3)With another modest lift in mortgage rates to 2.95%, up 3 bps w/o/w (but down from 3.81% one yr ago), the MBA said purchases fell by 4% w/o/w and refi’s were lower by 5%. They are both still up solidly though from a yr ago with purchases higher by 16% and refi’s by 83%.
4)Pending home sales in December fell .3% m/o/m, just a hair more than the estimate of down .5% while November was revised up one tenth to a drop of 2.5% m/o/m. After strong increases in May thru August, sales are now down for 4 straight months m/o/m. The NAR said “This elevated demand without a significant boost in supply has caused home prices to increase and we can expect further upward pressure on prices for the foreseeable future.”
5)New home sales in December rose to 842k from 829k in November but that was 28k less than expected and last month was revised down by 12k. The recent peak was 979k back in July. Regionally, there were gains in the Midwest and West and declines in the Northeast and South. Inventories remained lean with months’ supply at 4.3 vs 4.2 in November and vs 3.6 in October. The long term average is about 6.0. The y/o/y median price gain was 8% as the price of $355,900 is a record high even though the number of homes sold above $500k fell m/o/m.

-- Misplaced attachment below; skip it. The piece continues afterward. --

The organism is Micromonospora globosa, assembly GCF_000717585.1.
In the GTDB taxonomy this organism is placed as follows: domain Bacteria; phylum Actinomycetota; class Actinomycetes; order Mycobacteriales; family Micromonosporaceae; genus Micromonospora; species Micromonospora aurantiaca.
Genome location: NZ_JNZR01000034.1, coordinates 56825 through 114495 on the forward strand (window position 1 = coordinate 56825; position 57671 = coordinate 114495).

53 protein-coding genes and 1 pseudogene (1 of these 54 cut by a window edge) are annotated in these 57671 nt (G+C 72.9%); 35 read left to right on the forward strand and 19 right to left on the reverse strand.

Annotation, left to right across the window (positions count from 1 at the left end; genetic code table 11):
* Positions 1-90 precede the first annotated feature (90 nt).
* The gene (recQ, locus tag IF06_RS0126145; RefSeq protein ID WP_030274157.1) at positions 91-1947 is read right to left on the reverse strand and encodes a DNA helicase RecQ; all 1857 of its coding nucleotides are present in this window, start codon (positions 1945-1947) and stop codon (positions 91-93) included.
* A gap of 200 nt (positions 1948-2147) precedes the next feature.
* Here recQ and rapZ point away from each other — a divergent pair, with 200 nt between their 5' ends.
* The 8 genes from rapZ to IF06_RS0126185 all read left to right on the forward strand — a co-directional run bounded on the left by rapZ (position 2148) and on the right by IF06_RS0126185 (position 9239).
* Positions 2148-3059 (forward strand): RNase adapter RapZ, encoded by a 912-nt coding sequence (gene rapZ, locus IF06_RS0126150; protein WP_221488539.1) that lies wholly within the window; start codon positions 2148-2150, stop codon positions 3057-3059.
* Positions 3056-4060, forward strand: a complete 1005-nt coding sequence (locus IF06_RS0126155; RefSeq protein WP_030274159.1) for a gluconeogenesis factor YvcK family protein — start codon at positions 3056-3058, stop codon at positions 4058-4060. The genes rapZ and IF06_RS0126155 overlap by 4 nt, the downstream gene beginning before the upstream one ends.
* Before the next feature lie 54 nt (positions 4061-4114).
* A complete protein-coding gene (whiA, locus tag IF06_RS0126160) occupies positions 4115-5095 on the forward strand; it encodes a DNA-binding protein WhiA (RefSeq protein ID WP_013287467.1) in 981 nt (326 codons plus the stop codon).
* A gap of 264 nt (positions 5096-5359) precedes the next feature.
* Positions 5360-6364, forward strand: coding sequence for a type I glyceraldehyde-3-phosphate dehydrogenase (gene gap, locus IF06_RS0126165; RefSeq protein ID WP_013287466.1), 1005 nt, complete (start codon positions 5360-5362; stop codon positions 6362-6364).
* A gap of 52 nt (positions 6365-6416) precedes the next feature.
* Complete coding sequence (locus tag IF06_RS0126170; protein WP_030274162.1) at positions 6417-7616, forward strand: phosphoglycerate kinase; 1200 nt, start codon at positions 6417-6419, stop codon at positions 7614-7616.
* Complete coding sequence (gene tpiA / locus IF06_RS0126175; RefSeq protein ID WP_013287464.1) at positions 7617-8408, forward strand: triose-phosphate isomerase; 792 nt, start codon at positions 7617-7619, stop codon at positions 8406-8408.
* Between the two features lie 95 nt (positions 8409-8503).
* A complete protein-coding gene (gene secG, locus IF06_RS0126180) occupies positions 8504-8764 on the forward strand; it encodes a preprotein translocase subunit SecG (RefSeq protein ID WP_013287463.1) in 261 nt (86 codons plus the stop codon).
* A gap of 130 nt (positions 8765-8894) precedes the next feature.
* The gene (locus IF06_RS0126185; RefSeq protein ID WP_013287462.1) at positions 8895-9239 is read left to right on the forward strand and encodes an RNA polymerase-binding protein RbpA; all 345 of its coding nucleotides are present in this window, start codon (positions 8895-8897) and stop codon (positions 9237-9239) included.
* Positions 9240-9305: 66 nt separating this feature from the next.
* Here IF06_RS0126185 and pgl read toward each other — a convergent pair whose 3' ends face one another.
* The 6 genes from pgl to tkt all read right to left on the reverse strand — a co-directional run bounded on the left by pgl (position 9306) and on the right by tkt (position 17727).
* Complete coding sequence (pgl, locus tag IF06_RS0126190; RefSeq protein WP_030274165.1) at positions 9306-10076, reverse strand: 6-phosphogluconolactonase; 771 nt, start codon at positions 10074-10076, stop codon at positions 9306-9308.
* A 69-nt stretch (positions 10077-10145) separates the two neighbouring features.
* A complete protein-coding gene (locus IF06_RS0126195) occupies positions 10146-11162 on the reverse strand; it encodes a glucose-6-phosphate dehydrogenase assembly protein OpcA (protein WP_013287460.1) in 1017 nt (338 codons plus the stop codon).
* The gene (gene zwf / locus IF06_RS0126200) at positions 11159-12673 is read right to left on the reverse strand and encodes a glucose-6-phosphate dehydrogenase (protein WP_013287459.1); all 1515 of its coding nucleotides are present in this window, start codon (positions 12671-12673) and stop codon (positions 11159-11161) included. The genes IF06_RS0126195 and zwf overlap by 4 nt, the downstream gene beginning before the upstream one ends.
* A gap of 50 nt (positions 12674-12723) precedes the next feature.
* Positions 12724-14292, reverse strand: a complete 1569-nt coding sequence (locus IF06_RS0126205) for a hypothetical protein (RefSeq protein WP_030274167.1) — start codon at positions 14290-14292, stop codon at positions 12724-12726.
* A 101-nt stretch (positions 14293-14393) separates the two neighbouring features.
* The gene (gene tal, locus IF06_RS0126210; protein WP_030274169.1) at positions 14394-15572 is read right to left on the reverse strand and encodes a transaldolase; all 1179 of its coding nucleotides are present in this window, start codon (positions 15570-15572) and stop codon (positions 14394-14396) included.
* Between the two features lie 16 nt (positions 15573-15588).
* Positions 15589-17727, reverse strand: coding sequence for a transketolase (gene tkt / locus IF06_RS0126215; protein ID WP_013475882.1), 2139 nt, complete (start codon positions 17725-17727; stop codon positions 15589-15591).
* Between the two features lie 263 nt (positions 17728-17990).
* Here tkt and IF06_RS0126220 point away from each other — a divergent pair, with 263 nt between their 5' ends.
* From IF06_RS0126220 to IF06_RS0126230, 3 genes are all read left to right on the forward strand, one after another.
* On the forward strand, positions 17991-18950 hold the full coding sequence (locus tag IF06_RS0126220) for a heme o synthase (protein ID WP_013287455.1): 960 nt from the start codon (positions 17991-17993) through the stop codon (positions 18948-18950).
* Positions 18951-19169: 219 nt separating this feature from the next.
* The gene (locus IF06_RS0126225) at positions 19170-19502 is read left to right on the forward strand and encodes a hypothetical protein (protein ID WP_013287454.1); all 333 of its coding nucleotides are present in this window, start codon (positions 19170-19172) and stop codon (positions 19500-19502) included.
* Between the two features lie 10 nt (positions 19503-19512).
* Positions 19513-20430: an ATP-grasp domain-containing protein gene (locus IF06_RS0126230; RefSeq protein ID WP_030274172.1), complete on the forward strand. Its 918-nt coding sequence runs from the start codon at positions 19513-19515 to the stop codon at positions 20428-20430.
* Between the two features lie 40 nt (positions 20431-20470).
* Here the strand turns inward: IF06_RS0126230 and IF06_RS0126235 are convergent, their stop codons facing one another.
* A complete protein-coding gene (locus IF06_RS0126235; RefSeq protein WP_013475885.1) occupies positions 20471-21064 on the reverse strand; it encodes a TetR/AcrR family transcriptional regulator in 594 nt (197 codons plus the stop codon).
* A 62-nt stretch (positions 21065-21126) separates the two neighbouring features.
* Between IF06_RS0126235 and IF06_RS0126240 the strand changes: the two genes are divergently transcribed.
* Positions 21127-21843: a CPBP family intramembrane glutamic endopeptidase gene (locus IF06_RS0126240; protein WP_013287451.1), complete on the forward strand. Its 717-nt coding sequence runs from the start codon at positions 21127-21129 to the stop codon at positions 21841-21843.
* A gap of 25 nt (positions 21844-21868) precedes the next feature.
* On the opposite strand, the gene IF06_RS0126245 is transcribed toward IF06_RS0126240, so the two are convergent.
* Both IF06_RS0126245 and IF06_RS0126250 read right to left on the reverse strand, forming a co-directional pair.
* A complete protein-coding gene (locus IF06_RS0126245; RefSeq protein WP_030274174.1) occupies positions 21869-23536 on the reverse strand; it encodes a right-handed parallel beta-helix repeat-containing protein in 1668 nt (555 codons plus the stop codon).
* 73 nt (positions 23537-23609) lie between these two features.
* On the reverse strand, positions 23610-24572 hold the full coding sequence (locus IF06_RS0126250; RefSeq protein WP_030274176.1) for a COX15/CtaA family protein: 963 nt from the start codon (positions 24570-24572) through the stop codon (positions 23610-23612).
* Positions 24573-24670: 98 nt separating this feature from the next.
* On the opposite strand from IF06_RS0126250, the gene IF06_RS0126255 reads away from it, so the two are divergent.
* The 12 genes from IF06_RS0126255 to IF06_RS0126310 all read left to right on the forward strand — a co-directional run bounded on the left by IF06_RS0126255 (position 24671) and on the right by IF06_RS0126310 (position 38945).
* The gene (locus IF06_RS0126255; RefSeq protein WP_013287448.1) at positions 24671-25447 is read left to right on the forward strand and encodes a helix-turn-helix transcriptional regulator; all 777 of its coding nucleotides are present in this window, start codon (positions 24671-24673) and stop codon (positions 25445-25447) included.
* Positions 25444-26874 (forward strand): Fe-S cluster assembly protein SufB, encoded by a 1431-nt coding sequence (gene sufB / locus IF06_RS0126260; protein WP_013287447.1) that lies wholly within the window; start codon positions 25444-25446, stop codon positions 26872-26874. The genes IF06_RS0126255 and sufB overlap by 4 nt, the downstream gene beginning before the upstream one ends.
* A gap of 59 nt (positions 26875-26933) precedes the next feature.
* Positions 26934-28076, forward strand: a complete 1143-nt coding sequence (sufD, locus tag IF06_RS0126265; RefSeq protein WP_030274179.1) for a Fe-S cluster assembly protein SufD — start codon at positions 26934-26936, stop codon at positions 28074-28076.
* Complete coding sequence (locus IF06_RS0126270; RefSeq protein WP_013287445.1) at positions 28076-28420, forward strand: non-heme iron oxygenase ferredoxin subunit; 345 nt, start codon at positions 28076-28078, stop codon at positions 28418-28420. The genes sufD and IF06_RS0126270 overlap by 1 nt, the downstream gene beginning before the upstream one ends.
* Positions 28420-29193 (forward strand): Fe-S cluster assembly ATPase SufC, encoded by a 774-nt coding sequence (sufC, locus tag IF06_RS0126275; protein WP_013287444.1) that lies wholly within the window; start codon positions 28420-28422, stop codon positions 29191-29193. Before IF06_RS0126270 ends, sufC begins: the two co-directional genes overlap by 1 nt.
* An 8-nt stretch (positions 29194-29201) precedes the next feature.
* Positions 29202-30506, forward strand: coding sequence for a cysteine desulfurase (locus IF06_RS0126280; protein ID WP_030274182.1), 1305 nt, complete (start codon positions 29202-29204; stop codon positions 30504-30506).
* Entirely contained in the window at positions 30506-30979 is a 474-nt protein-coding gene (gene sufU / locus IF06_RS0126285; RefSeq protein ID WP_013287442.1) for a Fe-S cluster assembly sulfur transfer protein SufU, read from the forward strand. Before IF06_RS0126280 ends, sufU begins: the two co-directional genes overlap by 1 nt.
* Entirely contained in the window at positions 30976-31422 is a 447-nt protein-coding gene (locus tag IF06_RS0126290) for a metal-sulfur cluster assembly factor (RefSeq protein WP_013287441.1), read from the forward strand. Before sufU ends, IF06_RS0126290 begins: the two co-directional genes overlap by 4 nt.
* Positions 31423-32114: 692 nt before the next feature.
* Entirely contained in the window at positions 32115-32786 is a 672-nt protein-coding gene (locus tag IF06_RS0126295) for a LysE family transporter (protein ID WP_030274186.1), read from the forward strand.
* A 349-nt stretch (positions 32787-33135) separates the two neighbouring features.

6)This is great for homeowners but tough for 1st time buyers and is an unstainable rate of gain. S&P CoreLogic said home prices rose 9.5% y/o/y in November. The 20 city index saw a 9.1% y/o/y jump.